In last year’s Environment Report, Emirates presented its own metrics for the impact of noise caused by aircraft taking off or landing, which it suggests should adopted as an industry standard. These ‘noise efficiency factors’ more accurately demonstrate the relative noise performance of modern wide-bodied aircraft, claims Emirates. Those aircraft with lower noise efficiency factors have less of an impact on surrounding communities, it says.
According to this year’s report, the Emirates Noise Efficiency Factor for Take-Off (NEF-T) for 2011/12 was 2.237 dBkm2/TK, a 12.7% increase over last year. The factor for landings (NEF-L) increased 10.7% to 0.633 dBkm2/TK. Interestingly, Emirates attributes a significant cause of the increase to the expanded noise impact area generated by the enlarged Airbus A380 and Boeing 777-300ER fleet.
“Although these aircraft are considered to be ‘quieter’, their increased use on medium-range routes resulted in higher NEF-T and NEF-L values. The contribution from these aircraft affected the weighted-average noise efficiency factor for the entire Emirates fleet,” says the report.
Emirates reports that more than 24% of its passenger and cargo operations fly to and from the EU, and says it is fully complying with the provisions of the EU Emissions Trading Scheme (EU ETS), although under protest. It currently estimates compliance costs will be “well over” €10 million in 2012 and “hundreds of millions” of euros over the first nine years to 2020. In last year’s report, Emirates said it expected 2012 costs to amount to €40 million and over half a billion over the period to 2020.
Emirates Group has just signed a collaboration framework agreement with the Dubai Carbon Centre of Excellence (DCCE) under which DCCE will provide its carbon competencies. A number of projects are being explored, including energy-efficient lighting for the Emirates Group accommodation buildings, solar hot-water systems and waste-to-energy technologies.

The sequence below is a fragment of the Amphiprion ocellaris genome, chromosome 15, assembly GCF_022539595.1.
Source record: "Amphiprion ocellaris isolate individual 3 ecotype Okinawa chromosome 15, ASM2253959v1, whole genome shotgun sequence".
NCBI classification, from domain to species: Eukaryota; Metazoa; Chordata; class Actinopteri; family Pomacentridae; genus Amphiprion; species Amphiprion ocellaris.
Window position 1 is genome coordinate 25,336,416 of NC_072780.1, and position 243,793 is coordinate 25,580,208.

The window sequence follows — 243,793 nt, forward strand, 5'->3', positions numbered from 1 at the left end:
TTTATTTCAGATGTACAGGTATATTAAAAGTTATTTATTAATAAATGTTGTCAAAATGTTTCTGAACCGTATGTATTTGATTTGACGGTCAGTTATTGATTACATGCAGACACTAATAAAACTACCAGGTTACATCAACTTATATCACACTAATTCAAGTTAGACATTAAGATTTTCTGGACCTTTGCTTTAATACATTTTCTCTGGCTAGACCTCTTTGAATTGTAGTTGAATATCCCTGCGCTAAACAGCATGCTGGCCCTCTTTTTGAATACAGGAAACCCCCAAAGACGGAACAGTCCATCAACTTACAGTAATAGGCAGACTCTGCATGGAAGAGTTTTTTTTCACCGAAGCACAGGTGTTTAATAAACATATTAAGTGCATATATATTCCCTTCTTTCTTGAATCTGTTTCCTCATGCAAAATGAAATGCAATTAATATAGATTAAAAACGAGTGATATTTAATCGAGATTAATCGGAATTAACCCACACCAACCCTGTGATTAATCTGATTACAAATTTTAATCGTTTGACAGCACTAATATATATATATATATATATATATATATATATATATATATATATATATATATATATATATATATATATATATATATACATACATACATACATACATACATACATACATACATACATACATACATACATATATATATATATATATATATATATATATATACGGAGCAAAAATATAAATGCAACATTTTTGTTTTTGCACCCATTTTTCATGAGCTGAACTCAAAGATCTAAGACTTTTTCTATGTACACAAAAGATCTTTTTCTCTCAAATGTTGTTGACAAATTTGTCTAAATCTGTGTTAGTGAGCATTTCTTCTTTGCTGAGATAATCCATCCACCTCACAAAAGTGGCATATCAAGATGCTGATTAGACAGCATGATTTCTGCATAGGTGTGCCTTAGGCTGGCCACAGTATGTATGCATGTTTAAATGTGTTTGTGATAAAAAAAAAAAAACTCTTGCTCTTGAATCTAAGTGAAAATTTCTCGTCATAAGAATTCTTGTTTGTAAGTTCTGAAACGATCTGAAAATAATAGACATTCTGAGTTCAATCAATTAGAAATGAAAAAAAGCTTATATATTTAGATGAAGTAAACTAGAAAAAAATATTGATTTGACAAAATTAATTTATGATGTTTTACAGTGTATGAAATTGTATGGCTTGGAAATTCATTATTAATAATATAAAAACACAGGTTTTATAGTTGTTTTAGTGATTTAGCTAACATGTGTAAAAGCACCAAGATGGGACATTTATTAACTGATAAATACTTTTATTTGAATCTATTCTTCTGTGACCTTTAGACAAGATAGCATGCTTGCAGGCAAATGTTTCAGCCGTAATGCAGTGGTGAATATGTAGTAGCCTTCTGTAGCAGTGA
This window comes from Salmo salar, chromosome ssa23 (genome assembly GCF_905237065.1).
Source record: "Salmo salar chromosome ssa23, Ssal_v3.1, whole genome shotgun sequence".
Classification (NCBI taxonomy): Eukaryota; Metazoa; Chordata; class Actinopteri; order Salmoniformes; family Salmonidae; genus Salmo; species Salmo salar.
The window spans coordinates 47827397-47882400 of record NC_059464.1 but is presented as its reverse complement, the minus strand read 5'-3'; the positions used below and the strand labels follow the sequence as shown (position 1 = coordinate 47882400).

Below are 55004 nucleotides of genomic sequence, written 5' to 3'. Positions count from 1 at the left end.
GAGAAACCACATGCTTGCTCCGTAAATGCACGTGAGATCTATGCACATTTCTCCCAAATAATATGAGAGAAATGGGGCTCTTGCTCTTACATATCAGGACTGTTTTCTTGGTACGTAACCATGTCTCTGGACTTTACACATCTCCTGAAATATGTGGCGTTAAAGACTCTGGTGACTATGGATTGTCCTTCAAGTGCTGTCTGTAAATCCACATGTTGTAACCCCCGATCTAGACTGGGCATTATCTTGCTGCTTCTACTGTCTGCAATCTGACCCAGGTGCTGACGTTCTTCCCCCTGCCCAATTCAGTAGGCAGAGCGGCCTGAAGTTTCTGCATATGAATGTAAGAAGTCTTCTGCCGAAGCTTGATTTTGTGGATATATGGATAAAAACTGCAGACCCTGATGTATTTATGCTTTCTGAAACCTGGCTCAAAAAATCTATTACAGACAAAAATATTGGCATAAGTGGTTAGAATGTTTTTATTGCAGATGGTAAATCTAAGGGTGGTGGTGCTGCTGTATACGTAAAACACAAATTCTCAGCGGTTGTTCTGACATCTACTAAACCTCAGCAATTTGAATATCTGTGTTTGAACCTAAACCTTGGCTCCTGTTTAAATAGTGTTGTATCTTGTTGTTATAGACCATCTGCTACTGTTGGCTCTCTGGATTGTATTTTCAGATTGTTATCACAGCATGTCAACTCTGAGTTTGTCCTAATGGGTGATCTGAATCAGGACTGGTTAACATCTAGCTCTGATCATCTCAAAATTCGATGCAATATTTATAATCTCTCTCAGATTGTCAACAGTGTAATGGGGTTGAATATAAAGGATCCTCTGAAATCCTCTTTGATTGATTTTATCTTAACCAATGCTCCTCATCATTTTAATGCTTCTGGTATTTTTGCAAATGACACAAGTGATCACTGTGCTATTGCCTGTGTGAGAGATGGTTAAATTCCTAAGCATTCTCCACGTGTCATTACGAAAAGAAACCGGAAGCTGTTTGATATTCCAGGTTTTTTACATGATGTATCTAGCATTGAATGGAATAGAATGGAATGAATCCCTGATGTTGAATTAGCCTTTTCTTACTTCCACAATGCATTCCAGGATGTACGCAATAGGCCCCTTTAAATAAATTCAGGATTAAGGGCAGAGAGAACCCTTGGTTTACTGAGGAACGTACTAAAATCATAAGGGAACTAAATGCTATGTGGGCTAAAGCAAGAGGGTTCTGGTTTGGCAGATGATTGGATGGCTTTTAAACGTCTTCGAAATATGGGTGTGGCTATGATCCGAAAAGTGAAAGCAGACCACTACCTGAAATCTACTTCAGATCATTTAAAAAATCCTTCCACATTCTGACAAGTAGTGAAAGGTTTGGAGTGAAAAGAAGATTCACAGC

The agreement is part of ongoing initiatives to build a green economy in the UAE, along with national environmental protection and emission reduction efforts. The initiatives will be structured to generate Certified Emission Reductions, carbon credits issued under the Clean Development Mechanism, which can be used for the benefit of the Emirates Group in a number of international schemes, including the EU ETS.
“The Emirates Group is committed to pursuing resource efficiencies in all its activities and this agreement will allow us to examine, in greater depth, potential Dubai-based emission reduction projects at our commercial and residential sites, across various facets of our operations,” commented Tim Clark, President of Emirates Airline.
Emirates Group Environmental Report 2011/12
Dubai Supreme Council of Energy and Dubai Carbon Centre of Excellence